Can a dac really be future proof?

I’m talking via firmware/ software updates. I do get that some integrated amps ( McIntosh, etc) allows you to swap out the entire dac unit/card or whatever. 
I do get having firmware updates to improve stability, etc while the dac is fairly new. Or even let a new format “ kick in” due to final prep ( example MQA). 
How far can firmware - software upgrades carry you as dac chips and other hardware items improve? I can’t see a dac from 5 years ago with older generations of dac chips performing on par with the latest and greatest. Of course, I assume one’s listening taste is consistent for a particular chip/component. One may actually prefer the sound of an older dac over new one. Outside of that, how many years can software upgrades carry a Dac?

In general, most will think a newer dac will outperform an old dac. Can a dac with firmware updates out perform a new dac with updated hardware? There are people,I’m sure, who prefer dacs from 2003. Of course, I’m talking 5 or 6 + years. Not a year later. 
Dac's that allow firmware upgrades by their nature don't use off the shelf dac chips but rather FPGA's which can to some extent be re-programmed or "updated" to the limits of it's capabilities.  
Interesting question.
Perhaps one you should pose to Ayre and Schiit.
They are two manufacturers that offer upgrades when available- especially the latter.
I'm with @onhwy61 You can always choose to go with an old chip that's already "outdated", then no concerns at all about being left in the dust.  I use and Audio Mirror Tubadour III SE and it is much better than the PSA Directstream I was using previously.
I have such a dac and just received a firmware update from Vlad of AudioMirror , though it’s almost twice as much as his own fabulous Tubadour 3 SE dac I instead chose this FPGA 1 bit dac , AudioByte Hydra Vox stack with yet to be released streamer .

Recent dacs PS Audio dac senior, Denafrips Terminator, Rockna SE the Hydra Vox performance is head and shoulders above the others I’ve owned  .
I meant to add the firmware update for the Vox is sound quality related nothing else.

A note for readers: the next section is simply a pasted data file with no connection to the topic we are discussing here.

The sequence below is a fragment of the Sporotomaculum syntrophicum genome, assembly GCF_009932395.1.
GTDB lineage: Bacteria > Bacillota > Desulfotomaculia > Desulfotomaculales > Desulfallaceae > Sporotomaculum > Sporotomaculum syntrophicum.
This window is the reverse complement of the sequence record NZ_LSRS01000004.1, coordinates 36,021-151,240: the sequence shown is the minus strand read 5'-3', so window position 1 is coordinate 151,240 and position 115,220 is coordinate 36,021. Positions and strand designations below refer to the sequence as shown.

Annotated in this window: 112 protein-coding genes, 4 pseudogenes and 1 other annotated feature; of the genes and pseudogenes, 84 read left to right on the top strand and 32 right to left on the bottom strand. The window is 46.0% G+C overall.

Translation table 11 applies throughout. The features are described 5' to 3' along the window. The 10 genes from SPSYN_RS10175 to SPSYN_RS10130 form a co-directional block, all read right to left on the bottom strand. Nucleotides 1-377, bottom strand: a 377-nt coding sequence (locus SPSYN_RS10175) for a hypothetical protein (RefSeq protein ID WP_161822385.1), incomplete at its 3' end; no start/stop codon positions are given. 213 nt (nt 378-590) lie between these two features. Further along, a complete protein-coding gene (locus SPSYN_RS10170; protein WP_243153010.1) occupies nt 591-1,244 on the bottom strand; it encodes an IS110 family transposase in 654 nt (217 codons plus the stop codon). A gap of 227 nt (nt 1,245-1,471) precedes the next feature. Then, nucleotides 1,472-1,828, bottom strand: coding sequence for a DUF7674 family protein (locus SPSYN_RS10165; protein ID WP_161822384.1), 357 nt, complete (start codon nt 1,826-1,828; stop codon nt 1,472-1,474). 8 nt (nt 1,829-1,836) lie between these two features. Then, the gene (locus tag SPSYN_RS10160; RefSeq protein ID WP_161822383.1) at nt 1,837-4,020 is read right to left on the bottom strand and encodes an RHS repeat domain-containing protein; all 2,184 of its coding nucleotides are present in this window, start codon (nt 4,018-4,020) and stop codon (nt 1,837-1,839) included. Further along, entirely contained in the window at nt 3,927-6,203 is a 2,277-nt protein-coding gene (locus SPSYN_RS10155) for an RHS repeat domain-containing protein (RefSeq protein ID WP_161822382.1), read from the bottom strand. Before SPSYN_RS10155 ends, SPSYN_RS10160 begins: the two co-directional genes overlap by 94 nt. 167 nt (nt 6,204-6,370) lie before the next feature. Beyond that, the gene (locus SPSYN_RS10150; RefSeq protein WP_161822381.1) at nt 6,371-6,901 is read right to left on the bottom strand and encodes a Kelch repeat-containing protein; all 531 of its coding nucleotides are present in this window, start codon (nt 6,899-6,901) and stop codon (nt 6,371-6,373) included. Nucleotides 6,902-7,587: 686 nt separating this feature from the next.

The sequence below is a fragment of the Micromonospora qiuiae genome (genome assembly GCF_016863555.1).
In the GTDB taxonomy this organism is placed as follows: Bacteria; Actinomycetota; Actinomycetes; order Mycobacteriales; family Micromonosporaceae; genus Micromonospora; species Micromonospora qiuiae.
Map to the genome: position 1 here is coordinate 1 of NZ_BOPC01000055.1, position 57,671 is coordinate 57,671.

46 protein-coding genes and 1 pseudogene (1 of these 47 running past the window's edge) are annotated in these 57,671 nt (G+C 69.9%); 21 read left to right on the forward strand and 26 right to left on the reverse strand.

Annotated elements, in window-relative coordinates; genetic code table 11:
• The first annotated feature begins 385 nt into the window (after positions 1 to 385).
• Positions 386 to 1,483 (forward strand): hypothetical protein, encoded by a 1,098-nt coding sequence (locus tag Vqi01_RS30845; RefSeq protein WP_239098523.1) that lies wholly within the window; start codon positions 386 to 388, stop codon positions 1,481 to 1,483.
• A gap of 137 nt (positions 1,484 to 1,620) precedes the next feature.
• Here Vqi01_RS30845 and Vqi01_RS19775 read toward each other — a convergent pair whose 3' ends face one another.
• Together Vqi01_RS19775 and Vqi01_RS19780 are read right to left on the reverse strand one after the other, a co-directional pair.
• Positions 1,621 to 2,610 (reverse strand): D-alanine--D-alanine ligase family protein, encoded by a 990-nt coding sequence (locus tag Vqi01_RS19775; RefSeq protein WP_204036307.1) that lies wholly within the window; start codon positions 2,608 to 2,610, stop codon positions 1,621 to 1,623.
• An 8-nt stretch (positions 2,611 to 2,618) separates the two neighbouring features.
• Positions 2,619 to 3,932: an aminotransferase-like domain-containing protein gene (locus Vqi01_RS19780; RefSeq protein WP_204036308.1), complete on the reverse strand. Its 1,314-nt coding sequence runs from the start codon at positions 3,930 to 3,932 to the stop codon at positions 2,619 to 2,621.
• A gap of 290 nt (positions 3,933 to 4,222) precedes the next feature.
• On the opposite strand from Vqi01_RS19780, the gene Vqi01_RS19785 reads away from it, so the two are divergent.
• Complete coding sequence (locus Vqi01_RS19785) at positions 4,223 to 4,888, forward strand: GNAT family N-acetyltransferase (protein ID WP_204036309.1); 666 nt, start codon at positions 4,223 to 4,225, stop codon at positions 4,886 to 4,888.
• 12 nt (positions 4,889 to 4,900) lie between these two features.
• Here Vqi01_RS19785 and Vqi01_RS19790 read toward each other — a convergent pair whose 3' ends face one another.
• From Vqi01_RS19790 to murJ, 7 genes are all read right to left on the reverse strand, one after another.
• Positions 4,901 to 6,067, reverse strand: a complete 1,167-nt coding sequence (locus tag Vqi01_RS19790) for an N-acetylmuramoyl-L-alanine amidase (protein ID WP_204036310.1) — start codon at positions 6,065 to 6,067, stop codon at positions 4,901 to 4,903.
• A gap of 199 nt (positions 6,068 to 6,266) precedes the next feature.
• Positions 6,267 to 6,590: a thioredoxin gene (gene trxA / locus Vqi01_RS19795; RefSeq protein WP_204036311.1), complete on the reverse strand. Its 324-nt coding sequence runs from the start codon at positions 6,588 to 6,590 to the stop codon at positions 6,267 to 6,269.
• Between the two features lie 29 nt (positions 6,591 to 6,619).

Really future proof?  As in SW only upgrades without a hardware upgrade?  I don't see how future proof is possible in that light.   SW upgrades will keep obsolescence at bay but Hardware moves on every year.   So you spring big bucks for a 24 bit, 196 KHz DAC, there is no software upgrade going to covert that to a 32 bit, 384 KHz DAC.  Software might increase the clock frequency on a one bit DAC to improve Signal to Noise ratio but that analog output stage will still have the same SNR and that limits the effect number of bits (ENB).  So for the short term, SW upgrades will keep things current but at some point in the long term, you will need a hardware upgrade.
DACs are already future proof. The numbers will improve but the physiology of human hearing won't and as there are DACs today that are transparent as far as we are concerned...
"Perfect Sound Forever."

"DACs are more transparent than the physiology of human hearing!" 

Doesn't have quite the same ring to it now, does it? 

Equally absurd though, it must be said.
I just got the RME adi-2 DAC fs and its awesome !  But despite its flash firm ware it will always be limited to dsd 256 and 768k sample rate because of the hardware .... so while I appreciate forward support and enhance features I am quite confident nothing will enhance its sound quality or permit new codecs.... i could be wrong , we'll see